Our country and her citizens are facing many historic challenges today: the COVID-19 pandemic, a struggling economy, a climate crisis with rising carbon dioxide and temperatures, unbridled drug addictions throughout our communities and cities, rising cases of domestic terrorism, and much…much…more.
To tackle these problems, we need dedicated and talented individuals to be the strength of this country by serving in public, national, military, and other federal service vocations, especially now when these service areas are facing their own unique institutional challenges. In fact, unless a spouse, family member, or close friend has served, most Americans lack knowledge and awareness of military, national, public, and other federal service opportunities.
In public service, roughly one-third of Federal employees are eligible to retire in the next five years. In fact, approximately 101,000 Federal employees retired in FY 2021, but less than half of new hires between the ages of 20-29 joined to fill the gap of those who’ve left.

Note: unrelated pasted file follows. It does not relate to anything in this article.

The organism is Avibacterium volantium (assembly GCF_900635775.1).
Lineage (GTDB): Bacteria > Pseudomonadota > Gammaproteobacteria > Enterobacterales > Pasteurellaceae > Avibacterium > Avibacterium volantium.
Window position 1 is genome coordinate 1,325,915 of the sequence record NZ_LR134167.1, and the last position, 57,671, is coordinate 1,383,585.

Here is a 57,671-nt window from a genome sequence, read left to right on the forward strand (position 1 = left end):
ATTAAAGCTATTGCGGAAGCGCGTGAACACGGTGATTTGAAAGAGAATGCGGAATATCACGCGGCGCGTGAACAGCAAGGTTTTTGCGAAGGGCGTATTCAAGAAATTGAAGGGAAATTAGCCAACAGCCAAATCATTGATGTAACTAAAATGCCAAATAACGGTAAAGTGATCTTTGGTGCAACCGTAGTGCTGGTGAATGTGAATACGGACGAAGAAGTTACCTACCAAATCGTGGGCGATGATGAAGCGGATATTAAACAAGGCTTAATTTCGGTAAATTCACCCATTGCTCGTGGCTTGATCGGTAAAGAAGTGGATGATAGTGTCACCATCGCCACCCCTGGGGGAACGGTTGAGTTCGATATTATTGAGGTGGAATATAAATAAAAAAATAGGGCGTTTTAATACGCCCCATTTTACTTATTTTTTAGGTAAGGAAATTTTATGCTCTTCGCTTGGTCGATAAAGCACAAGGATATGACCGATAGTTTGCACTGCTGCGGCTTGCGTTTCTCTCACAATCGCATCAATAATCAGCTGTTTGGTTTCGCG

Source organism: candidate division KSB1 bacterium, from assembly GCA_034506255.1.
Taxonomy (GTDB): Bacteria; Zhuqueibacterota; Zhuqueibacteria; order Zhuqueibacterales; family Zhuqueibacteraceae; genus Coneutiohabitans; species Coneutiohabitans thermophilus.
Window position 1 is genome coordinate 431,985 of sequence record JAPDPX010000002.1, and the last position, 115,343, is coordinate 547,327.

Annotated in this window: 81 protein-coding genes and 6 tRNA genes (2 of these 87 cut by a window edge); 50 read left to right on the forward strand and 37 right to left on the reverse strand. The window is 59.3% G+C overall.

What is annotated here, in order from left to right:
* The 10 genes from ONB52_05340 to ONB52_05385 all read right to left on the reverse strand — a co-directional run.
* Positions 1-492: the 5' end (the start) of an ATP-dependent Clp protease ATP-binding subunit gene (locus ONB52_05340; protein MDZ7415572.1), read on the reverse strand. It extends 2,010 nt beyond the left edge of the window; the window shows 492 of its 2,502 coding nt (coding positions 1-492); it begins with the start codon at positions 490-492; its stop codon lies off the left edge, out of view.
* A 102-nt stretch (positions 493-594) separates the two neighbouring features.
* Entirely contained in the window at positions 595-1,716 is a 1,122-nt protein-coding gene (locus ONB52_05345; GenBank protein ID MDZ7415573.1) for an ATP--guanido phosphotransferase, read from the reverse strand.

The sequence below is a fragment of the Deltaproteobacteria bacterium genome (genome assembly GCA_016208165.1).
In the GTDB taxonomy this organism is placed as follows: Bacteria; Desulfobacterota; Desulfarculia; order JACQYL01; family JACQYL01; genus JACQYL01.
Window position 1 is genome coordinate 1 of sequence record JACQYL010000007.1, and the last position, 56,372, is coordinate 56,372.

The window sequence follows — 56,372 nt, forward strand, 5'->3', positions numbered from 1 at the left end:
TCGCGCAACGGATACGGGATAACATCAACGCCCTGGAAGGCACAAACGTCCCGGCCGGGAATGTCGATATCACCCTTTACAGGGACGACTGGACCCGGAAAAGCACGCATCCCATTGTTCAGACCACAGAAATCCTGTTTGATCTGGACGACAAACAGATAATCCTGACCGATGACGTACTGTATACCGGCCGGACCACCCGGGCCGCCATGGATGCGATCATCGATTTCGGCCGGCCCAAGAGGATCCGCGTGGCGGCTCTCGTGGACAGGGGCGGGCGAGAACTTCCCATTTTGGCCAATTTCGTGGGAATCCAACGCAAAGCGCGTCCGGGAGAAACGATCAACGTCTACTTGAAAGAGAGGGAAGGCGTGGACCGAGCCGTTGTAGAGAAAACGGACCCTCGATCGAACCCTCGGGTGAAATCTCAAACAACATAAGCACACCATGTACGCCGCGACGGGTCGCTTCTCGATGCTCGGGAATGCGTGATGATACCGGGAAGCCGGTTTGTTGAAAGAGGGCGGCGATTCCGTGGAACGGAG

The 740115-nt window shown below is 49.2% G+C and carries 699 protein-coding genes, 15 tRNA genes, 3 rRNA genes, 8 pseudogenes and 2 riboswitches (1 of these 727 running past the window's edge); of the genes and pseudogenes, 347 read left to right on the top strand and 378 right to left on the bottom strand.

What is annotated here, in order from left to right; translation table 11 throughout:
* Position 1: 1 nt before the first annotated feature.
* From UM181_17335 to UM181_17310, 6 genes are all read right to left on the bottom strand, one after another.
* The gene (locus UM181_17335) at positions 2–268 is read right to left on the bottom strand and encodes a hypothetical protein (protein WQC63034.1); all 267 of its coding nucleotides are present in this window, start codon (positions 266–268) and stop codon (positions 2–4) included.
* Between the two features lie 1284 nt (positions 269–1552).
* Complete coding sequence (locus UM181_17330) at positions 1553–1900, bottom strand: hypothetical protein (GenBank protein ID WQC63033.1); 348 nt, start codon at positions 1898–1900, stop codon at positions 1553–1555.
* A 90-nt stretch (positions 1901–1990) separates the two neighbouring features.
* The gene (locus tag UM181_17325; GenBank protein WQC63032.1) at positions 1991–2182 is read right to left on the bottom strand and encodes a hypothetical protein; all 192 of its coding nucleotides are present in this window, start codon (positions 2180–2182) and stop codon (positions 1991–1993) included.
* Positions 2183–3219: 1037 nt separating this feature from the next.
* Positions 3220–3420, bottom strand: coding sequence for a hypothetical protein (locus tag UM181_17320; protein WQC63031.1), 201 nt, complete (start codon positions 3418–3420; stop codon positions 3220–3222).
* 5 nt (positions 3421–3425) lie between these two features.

Military service is facing similar challenges in recruitment of young men and women in the same age group. Approximately 71% of youth do not qualify for military service “because of obesity, drugs, physical and mental health problems, misconduct, and aptitude.” Only 1% of the population currently serves. Moreover, the share of the U.S. population with military experience is declining as well. According to the Census Bureau, between 2000 and 2018, the veteran population declined by over 30%: from 26.4 million to 18.0 million.
And when it comes to national service programs, such as AmeriCorps, Senior Corps, and the Peace Corps, most Americans are unaware of these national service programs.